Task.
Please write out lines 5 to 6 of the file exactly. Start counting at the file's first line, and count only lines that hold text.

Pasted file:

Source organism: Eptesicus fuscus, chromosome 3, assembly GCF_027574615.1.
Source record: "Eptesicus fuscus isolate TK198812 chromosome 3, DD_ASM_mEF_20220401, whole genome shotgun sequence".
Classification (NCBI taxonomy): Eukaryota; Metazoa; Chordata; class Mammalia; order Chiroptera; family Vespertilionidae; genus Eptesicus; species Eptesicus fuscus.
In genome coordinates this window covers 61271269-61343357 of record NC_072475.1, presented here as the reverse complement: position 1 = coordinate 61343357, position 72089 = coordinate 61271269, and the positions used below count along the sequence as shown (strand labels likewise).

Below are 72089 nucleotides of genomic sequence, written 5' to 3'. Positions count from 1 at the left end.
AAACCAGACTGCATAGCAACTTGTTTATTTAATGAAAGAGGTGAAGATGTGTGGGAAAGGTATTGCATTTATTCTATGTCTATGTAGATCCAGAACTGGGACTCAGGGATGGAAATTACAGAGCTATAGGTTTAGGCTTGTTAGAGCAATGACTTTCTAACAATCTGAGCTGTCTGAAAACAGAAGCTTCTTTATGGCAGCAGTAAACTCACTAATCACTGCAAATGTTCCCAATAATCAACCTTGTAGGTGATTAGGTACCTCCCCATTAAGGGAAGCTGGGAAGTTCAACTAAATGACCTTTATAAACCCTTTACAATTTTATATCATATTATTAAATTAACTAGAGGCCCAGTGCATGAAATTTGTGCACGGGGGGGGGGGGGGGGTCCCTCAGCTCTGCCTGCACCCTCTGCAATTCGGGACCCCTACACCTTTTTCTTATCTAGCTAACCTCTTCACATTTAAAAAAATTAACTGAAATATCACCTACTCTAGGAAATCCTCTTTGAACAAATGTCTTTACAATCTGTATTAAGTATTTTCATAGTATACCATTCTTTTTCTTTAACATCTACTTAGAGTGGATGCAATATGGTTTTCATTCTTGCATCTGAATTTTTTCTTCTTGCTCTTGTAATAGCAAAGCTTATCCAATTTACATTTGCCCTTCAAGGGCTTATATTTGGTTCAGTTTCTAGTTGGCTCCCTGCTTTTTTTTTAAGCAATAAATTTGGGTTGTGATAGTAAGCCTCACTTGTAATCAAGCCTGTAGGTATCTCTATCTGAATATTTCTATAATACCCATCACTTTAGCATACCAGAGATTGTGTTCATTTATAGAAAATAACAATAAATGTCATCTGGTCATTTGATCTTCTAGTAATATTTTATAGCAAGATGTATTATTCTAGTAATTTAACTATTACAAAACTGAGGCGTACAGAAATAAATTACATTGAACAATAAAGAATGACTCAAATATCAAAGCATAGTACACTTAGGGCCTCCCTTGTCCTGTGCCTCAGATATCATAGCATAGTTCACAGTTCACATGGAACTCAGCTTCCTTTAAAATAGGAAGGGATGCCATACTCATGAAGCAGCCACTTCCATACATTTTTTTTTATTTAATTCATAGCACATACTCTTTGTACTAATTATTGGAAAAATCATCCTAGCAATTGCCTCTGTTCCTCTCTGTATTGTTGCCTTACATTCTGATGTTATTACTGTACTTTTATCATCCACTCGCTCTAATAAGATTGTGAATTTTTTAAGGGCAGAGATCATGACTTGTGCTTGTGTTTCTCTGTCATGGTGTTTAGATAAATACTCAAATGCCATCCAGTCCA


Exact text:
Below are 72089 nucleotides of genomic sequence, written 5' to 3'. Positions count from 1 at the left end.
AAACCAGACTGCATAGCAACTTGTTTATTTAATGAAAGAGGTGAAGATGTGTGGGAAAGGTATTGCATTTATTCTATGTCTATGTAGATCCAGAACTGGGACTCAGGGATGGAAATTACAGAGCTATAGGTTTAGGCTTGTTAGAGCAATGACTTTCTAACAATCTGAGCTGTCTGAAAACAGAAGCTTCTTTATGGCAGCAGTAAACTCACTAATCACTGCAAATGTTCCCAATAATCAACCTTGTAGGTGATTAGGTACCTCCCCATTAAGGGAAGCTGGGAAGTTCAACTAAATGACCTTTATAAACCCTTTACAATTTTATATCATATTATTAAATTAACTAGAGGCCCAGTGCATGAAATTTGTGCACGGGGGGGGGGGGGGGGTCCCTCAGCTCTGCCTGCACCCTCTGCAATTCGGGACCCCTACACCTTTTTCTTATCTAGCTAACCTCTTCACATTTAAAAAAATTAACTGAAATATCACCTACTCTAGGAAATCCTCTTTGAACAAATGTCTTTACAATCTGTATTAAGTATTTTCATAGTATACCATTCTTTTTCTTTAACATCTACTTAGAGTGGATGCAATATGGTTTTCATTCTTGCATCTGAATTTTTTCTTCTTGCTCTTGTAATAGCAAAGCTTATCCAATTTACATTTGCCCTTCAAGGGCTTATATTTGGTTCAGTTTCTAGTTGGCTCCCTGCTTTTTTTTTAAGCAATAAATTTGGGTTGTGATAGTAAGCCTCACTTGTAATCAAGCCTGTAGGTATCTCTATCTGAATATTTCTATAATACCCATCACTTTAGCATACCAGAGATTGTGTTCATTTATAGAAAATAACAATAAATGTCATCTGGTCATTTGATCTTCTAGTAATATTTTATAGCAAGATGTATTATTCTAGTAATTTAACTATTACAAAACTGAGGCGTACAGAAATAAATTACATTGAACAATAAAGAATGACTCAAATATCAAAGCATAGTACACTTAGGGCCTCCCTTGTCCTGTGCCTCAGATATCATAGCATAGTTCACAGTTCACATGGAACTCAGCTTCCTTTAAAATAGGAAGGGATGCCATACTCATGAAGCAGCCACTTCCATACATTTTTTTTTATTTAATTCATAGCACATACTCTTTGTACTAATTATTGGAAAAATCATCCTAGCAATTGCCTCTGTTCCTCTCTGTATTGTTGCCTTACATTCTGATGTTATTACTGTACTTTTATCATCCACTCGCTCTAATAAGATTGTGAATTTTTTAAGGGCAGAGATCATGACTTGTGCTTGTGTTTCTCTGTCATGGTGTTTAGATAAATACTCAAATGCCATCCAGTCCA